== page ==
Consumers should brace for record-high food prices. Beef prices hit an all-time high in February and are expected to remain at or near highs until at least 2015. A pound of USDA choice beef sold for a record $5.28 a pound in February. That's up from $4.91 a pound in 2013 and $3.97 in 2008.
The rise in beef prices is due to a shortage of cattle. The U.S. herd has fallen to 87.7 million, its lowest levels since 1951, according to the United States Department of Agriculture. Economists at the USDA say prices are likely to remain high while the herd is restored, a process that could take more than two years.
Yahoo Finance Editor-in-Chief Aaron Task says that while the Federal Reserve maintains inflation is at historic lows - below the Fed’s target of 2% - that’s not the case in the real world. “The Fed might say there’s no inflation, but this is a big reason why most of our viewers and most average Americans say ‘wow, I’m seeing inflation everywhere’ because you can’t escape food price inflation," said Task. "This is definitely a flaw in the Fed model where they ex-out food and energy.”
Food inflation is running higher than overall inflation. The USDA predicts food prices will rise between 2.5% and 3.5% this year. Companies are also bracing for higher food inflation, according to Reuters. Yum Brands (YUM), which owns Taco Bell, said in December that it expects to see 4% inflation in beef prices and other meats this year. McDonald’s (MCD) has changed its “Dollar Menu” to a “Dollar Menu & More” to include items priced at $1, $2 and $5.
"You’ve got to heat your house and you’ve got to eat, so when food prices go up it definitely is a pinch on consumers and this is a big one for sure because Americans - we love our beef,” said Task.
Extreme weather is the main cause of the spike in beef prices. “It’s really about bad weather,” said Task. “It’s about the really bad drought we had last summer. It’s about a very tough winter we had this winter.” Before even the polar vortex that swept across much of the country this winter, an unrelenting drought gripped California, Texas and the plains. The drought has dried up pastures and driven feed prices – such as corn – higher. That made it too expensive for ranchers to feed their herds, forcing many to sell off their cattle.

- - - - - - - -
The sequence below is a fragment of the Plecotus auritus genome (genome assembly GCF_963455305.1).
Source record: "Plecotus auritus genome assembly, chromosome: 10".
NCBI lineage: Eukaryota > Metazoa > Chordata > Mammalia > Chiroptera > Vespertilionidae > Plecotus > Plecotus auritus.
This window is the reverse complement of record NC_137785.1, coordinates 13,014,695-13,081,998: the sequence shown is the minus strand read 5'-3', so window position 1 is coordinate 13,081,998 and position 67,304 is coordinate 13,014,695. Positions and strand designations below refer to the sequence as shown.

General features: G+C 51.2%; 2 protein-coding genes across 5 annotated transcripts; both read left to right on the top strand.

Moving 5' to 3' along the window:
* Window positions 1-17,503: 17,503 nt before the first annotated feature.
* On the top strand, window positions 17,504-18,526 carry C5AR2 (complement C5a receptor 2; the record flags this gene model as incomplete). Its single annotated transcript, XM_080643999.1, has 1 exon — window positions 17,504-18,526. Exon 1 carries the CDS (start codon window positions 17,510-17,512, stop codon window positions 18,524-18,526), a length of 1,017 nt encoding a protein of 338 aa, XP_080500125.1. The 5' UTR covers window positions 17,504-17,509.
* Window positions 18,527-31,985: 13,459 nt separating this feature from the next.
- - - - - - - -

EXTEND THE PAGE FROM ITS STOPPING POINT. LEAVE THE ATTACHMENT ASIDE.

Airlines cutting out limes
Meanwhile, weather is also threatening another summer staple: limes. Lime prices are at a three-year high thanks in part to flooding, but also due to unrest caused by Mexican drug cartel violence. The average price of a lime hit $0.56 last week, according to the USDA. That’s up sharply from an average of $0.31 a year ago.
“This is about the drug cartels in Mexico and some of the battles that are going on down there,” said Task. “It’s putting a big crimp into the lime harvest or the ability to get those limes to market.” Lime producers in the Mexican state of Michoacan have reduced supply due to cartel violence in the region. Mexico supplied about 96% of the limes imported to the United States in 2012, according to the USDA.
U.S. airlines already have begun cutting back on limes or cutting them out all together. Task, making light of the situation, said that may be the breaking point for many already-weary travelers. “As if airline travel wasn’t hard enough, now they’re going to take away our limes? I mean that might be the last straw for frequent fliers getting on that plane saying, ‘if you can’t put a lime in my gin and tonic or my vodka tonic, then what is the point?’”